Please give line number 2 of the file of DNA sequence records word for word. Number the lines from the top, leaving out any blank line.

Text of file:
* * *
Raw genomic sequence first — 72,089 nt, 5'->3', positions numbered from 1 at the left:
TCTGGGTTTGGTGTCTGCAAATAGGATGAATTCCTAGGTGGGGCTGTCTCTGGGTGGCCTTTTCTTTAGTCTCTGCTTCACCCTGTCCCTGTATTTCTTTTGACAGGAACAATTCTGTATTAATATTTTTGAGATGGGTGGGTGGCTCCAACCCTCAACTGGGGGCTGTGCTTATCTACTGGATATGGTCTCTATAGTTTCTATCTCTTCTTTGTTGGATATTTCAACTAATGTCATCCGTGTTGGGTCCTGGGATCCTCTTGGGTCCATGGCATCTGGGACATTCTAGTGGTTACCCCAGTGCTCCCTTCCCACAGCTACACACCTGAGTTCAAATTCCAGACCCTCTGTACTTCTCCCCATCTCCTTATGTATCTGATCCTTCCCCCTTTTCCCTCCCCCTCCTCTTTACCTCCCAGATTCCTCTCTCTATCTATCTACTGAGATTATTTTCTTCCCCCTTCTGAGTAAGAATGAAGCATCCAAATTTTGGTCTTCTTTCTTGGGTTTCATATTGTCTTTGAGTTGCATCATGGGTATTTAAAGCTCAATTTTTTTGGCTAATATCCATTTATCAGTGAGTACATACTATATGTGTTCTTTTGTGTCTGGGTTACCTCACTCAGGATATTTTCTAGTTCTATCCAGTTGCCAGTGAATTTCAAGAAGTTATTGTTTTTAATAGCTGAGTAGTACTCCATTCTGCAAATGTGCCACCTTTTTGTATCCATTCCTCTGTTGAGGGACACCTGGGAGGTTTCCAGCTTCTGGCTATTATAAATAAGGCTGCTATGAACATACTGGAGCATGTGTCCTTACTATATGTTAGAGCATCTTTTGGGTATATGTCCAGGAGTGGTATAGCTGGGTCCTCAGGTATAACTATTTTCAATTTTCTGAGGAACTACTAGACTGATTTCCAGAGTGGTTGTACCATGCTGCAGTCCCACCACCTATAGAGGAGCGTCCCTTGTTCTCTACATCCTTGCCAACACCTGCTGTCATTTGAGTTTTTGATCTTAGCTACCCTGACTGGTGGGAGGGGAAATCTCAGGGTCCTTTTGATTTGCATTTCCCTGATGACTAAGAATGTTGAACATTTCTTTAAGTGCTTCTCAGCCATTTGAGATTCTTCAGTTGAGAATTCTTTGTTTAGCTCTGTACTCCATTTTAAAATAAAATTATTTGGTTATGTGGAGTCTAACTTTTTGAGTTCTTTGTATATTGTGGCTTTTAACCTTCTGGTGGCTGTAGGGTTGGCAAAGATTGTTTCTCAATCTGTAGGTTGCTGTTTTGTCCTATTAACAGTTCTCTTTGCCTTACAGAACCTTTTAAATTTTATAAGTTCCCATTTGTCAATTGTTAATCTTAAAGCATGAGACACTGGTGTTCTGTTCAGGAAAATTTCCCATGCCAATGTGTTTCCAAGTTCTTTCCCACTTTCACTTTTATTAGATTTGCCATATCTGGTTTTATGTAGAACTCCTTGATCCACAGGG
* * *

TCTGGGTTTGGTGTCTGCAAATAGGATGAATTCCTAGGTGGGGCTGTCTCTGGGTGGCCTTTTCTTTAGTCTCTGCTTCACCCTGTCCCTGTATTTCTTTTGACAGGAACAATTCTGTATTAATATTTTTGAGATGGGTGGGTGGCTCCAACCCTCAACTGGGGGCTGTGCTTATCTACTGGATATGGTCTCTATAGTTTCTATCTCTTCTTTGTTGGATATTTCAACTAATGTCATCCGTGTTGGGTCCTGGGATCCTCTTGGGTCCATGGCATCTGGGACATTCTAGTGGTTACCCCAGTGCTCCCTTCCCACAGCTACACACCTGAGTTCAAATTCCAGACCCTCTGTACTTCTCCCCATCTCCTTATGTATCTGATCCTTCCCCCTTTTCCCTCCCCCTCCTCTTTACCTCCCAGATTCCTCTCTCTATCTATCTACTGAGATTATTTTCTTCCCCCTTCTGAGTAAGAATGAAGCATCCAAATTTTGGTCTTCTTTCTTGGGTTTCATATTGTCTTTGAGTTGCATCATGGGTATTTAAAGCTCAATTTTTTTGGCTAATATCCATTTATCAGTGAGTACATACTATATGTGTTCTTTTGTGTCTGGGTTACCTCACTCAGGATATTTTCTAGTTCTATCCAGTTGCCAGTGAATTTCAAGAAGTTATTGTTTTTAATAGCTGAGTAGTACTCCATTCTGCAAATGTGCCACCTTTTTGTATCCATTCCTCTGTTGAGGGACACCTGGGAGGTTTCCAGCTTCTGGCTATTATAAATAAGGCTGCTATGAACATACTGGAGCATGTGTCCTTACTATATGTTAGAGCATCTTTTGGGTATATGTCCAGGAGTGGTATAGCTGGGTCCTCAGGTATAACTATTTTCAATTTTCTGAGGAACTACTAGACTGATTTCCAGAGTGGTTGTACCATGCTGCAGTCCCACCACCTATAGAGGAGCGTCCCTTGTTCTCTACATCCTTGCCAACACCTGCTGTCATTTGAGTTTTTGATCTTAGCTACCCTGACTGGTGGGAGGGGAAATCTCAGGGTCCTTTTGATTTGCATTTCCCTGATGACTAAGAATGTTGAACATTTCTTTAAGTGCTTCTCAGCCATTTGAGATTCTTCAGTTGAGAATTCTTTGTTTAGCTCTGTACTCCATTTTAAAATAAAATTATTTGGTTATGTGGAGTCTAACTTTTTGAGTTCTTTGTATATTGTGGCTTTTAACCTTCTGGTGGCTGTAGGGTTGGCAAAGATTGTTTCTCAATCTGTAGGTTGCTGTTTTGTCCTATTAACAGTTCTCTTTGCCTTACAGAACCTTTTAAATTTTATAAGTTCCCATTTGTCAATTGTTAATCTTAAAGCATGAGACACTGGTGTTCTGTTCAGGAAAATTTCCCATGCCAATGTGTTTCCAAGTTCTTTCCCACTTTCACTTTTATTAGATTTGCCATATCTGGTTTTATGTAGAACTCCTTGATCCACAGGG